Roy Moore’s Extreme Political Party Hopes to Swing the Presidential Election
Can the nation's most extreme political party swing the presidential election?
By Bob Moser
VALLEY FORGE, Pa. -- For a few tantalizing months last winter and spring, the wildest dreams of Al Franken liberals bore a surprising resemblance to those of Pat Buchanan conservatives. Strangely enough, the main character in their common fantasy was one of the country's most divisive politicians: Roy Moore, former chief justice of the Alabama Supreme Court.
When the judge was booted out of office in August 2003 for defying a federal court order to remove his 2.5-ton Ten Commandments monument from the state judicial building, hundreds of fundamentalist and neo-Confederate supporters rallied around him, chanting, "Roy Moore for president!" That far-fetched notion was mostly forgotten until last November, when The Associated Press ran a story headlined "Constitution Party wants Moore to run for president."
The details were sketchy, aside from the fact that the national chairman of the staunchly anti-government, anti-abortion, anti-gay, anti-immigrant third party — the only political entity listed as a "Patriot" group by the Southern Poverty Law Center — had approached Moore about quitting the GOP and mounting an anti-Bush candidacy.
But in no time flat, "Draft Moore" petitions were circulating on the Internet, "Moore in 2004" merchandise was on sale, and liberal and right-wing pundits were preaching the good news to their respective choirs.
Their motivations were drastically different, of course. The extreme right was furious with Bush for invading Iraq, holding a Ramadan service in the White House, proposing amnesty for illegal immigrants, appointing "sodomites" to federal posts, running up the national debt, and allowing the assault-weapons ban to stand.
Since the early days of Bush's term, extremists like Chuck Baldwin, an evangelical pastor and talk-show host from Pensacola, Fla., had been urging their fellow travelers to "draw your line in the sand" and stop voting like sheep for the Republicans.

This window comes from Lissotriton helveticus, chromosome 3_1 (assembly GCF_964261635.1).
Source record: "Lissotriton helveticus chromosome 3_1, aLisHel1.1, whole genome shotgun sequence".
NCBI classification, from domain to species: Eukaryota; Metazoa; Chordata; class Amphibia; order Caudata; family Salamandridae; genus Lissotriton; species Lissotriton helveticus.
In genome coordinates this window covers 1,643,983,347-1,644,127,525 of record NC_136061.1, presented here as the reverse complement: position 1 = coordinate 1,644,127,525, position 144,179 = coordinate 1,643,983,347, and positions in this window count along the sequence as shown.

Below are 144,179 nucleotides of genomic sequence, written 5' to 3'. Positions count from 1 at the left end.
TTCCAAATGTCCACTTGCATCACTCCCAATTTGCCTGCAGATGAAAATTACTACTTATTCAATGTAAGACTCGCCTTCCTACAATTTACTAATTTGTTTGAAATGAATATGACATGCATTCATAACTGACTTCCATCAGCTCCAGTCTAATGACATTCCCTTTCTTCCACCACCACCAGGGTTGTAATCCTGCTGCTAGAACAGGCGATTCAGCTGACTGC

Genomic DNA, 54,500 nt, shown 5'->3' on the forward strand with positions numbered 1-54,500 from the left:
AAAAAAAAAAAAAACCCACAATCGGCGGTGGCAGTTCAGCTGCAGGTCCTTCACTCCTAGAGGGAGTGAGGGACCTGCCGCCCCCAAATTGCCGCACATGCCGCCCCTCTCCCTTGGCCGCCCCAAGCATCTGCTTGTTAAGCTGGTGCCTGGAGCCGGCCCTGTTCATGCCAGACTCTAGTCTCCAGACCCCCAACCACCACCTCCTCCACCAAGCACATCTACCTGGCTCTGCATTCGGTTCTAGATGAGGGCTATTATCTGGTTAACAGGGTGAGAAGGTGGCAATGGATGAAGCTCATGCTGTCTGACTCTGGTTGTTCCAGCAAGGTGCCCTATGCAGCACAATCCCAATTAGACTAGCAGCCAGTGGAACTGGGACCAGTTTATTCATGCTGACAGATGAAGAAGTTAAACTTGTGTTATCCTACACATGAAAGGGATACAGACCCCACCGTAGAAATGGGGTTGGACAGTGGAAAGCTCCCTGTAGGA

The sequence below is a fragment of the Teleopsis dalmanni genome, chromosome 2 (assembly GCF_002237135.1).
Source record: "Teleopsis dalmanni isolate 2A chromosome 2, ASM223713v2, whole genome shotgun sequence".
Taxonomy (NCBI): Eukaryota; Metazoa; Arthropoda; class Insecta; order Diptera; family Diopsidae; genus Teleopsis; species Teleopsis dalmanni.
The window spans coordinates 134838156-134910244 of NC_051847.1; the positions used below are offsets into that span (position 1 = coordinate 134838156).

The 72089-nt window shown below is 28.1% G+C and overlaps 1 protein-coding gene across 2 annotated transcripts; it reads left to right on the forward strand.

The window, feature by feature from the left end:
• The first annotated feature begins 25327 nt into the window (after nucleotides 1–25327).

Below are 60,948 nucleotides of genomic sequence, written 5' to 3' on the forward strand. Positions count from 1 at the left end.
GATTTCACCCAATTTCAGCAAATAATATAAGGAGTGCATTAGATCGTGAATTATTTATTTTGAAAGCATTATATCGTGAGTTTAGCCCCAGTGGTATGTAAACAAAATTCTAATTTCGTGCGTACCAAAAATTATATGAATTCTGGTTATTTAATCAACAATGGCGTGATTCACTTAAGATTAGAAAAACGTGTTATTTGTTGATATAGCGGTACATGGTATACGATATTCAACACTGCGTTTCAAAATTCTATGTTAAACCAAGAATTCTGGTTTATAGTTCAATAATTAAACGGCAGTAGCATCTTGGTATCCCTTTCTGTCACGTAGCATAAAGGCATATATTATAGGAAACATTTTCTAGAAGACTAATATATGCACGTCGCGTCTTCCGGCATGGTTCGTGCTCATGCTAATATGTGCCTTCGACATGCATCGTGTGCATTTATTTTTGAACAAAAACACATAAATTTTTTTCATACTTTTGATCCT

Because Bush had proven a "sellout," Baldwin said, it was time to teach the GOP a lesson. Judge Moore, "truly an American hero and statesman of the highest order," was just the man to do it.
Moore's cheerleaders at left-leaning magazines like The Nation and Slate saw his candidacy as an antidote to the Democrats' own third-party threat, Ralph Nader. "Say it loud and say it proud: Roy Moore for president," cheered liberal columnist Diane Roberts in the St. Petersburg Times.
"[W]hile he might seem like just another Bible-brandishing freak from the state that gave us George Wallace ... he may also be the answer to the Democrats' prayers."
How perfect could it get? Moore and the Constitution Party looked like a match made in heaven, with their mutual disgust for abortion and the "homosexual agenda," and their mutual desire to make the U.S. a Bible-based republic.
True, the Constitution Party is small, with only 340,000 registered voters nationwide, but that does make it the nation's biggest third party. Considering the dismal track record of American third parties, it's also one of the longest-lasting, having existed in one form or another since Wallace's wildly successful third-party effort in 1968 (see related interview, Crashing the Parties).